Gaëlle Robin

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Duchenne muscular dystrophy is a very severe muscle disease that is characterized by progressive skeletal muscle wasting. Duchenne muscular dystrophy is provoked by mutations in the gene encoding the protein dystrophin, which lead to the total absence of this protein in skeletal muscles. In normal skeletal muscle, dystrophin is located underneath the(More)
Depolarization of skeletal muscle fibers induces sarcoplasmic reticulum (SR) Ca(2+) release and contraction that progressively decline while depolarization is maintained. Voltage-dependent inactivation of SR Ca(2+) release channels and SR Ca(2+) depletion are the two processes proposed to explain the decline of SR Ca(2+) release during long-lasting(More)
Contraction of skeletal muscle is triggered by the release of Ca(2+) from the sarcoplasmic reticulum (SR) in response to depolarization of the muscle membrane. Depolarization is known to elicit a conformational change of the dihydropyridine receptor (DHPR) in the tubular membrane that controls in a time- and voltage-dependent manner the opening of the(More)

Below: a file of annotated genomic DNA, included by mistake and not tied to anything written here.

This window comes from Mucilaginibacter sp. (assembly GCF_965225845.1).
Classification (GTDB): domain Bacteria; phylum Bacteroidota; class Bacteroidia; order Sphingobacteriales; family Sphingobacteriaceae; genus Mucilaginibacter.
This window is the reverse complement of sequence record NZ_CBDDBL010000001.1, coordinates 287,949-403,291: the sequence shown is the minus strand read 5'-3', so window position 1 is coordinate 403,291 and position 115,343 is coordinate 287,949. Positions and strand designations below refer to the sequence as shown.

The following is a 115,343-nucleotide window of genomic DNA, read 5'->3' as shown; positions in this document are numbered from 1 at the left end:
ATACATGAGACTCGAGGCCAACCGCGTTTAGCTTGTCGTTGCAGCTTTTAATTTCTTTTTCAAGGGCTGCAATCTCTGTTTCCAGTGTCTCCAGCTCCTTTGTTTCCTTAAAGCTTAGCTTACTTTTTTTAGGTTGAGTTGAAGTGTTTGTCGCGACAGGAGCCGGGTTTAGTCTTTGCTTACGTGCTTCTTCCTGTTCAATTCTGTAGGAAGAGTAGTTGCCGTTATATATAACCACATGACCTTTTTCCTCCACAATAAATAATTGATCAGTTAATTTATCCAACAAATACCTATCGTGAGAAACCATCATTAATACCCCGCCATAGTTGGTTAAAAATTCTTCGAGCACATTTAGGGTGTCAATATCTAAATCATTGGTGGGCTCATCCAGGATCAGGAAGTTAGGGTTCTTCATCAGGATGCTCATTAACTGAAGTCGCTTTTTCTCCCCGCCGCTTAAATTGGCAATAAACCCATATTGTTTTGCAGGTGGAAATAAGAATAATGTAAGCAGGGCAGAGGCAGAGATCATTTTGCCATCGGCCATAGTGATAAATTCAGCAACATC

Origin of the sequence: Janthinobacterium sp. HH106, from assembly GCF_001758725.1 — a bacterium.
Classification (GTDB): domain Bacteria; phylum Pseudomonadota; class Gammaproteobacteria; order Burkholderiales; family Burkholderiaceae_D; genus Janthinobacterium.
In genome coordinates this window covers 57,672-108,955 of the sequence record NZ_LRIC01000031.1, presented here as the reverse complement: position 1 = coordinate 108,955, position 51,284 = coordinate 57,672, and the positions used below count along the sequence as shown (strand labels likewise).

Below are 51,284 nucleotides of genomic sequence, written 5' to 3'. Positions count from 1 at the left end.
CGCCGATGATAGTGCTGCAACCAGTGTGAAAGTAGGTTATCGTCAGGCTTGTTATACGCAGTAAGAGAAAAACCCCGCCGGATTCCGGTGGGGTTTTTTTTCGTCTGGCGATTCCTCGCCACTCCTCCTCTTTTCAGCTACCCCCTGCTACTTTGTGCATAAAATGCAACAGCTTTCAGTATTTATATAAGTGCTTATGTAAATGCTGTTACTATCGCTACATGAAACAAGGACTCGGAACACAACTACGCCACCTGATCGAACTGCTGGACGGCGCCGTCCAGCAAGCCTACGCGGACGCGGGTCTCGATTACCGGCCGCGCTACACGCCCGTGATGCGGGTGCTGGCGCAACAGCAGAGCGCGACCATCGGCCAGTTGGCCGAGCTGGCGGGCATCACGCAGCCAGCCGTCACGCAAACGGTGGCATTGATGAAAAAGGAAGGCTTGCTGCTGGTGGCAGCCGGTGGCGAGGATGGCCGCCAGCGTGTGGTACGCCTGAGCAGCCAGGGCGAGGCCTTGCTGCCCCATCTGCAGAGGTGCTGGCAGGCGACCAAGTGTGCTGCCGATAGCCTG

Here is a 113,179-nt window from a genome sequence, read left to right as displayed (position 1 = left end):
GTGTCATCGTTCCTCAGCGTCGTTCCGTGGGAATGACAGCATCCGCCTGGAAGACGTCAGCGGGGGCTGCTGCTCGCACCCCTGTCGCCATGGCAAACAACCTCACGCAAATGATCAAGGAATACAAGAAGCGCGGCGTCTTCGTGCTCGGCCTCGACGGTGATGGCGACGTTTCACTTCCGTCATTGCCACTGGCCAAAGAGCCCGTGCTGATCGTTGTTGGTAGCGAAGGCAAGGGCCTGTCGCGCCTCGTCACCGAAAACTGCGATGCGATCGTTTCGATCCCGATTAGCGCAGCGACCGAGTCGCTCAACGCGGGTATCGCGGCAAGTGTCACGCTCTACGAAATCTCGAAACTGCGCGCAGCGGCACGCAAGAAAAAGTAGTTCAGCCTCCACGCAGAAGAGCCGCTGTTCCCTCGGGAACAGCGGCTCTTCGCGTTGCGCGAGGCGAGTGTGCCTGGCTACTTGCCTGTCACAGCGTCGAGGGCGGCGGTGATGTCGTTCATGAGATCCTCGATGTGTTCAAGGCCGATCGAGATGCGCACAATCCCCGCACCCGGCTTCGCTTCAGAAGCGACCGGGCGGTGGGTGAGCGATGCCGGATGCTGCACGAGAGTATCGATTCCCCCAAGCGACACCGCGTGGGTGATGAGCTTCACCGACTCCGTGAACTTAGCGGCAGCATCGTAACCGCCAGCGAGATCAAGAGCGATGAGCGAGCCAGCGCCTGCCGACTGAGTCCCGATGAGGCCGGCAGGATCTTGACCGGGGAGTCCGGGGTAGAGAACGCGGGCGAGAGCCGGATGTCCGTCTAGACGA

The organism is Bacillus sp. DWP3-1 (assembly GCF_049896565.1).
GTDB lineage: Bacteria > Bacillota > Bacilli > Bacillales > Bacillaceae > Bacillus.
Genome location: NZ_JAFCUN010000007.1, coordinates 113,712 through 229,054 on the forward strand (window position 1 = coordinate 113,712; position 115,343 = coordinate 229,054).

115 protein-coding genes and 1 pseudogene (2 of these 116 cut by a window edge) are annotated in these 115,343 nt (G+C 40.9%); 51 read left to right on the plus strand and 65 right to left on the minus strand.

Under resting conditions, external Ca(2+) is known to enter skeletal muscle cells, whereas Ca(2+) stored in the sarcoplasmic reticulum (SR) leaks into the cytosol. The nature of the pathways involved in the sarcolemmal Ca(2+) entry and in the SR Ca(2+) leak is still a matter of debate, but several lines of evidence suggest that these Ca(2+) fluxes are(More)
Muscle contraction is triggered by Ca(2+) ions released from the sarcoplasmic reticulum (SR) in response to depolarization of skeletal muscle fibres. Muscle activation is also associated with a voltage-activated trans-sarcolemmal Ca(2+) influx early identified as a current flowing through L-type Ca(2+) channels. Because removal of external Ca(2+) does not(More)
Depolarization of skeletal muscle fiber induces the release of Ca ions from the SR through RyR Ca release channels, which in turn activate contraction. Activity of the RyR is a tightly voltage-controlled process that involves the dihydropyridine receptors (DHPRs) anchored in the t-tubules, which act as voltage sensors and transduce membrane potential change(More)
Andersen’s syndrome (AS) is a rare autosomal disorder that has been defined by the triad of periodic paralysis, cardiac arrhythmia, and developmental anomalies. AS has been directly linked to over 40 different autosomal dominant negative loss-of-function mutations in the KCNJ2 gene, encoding for the tetrameric strong inward rectifying K+ channel KIR2.1.(More)
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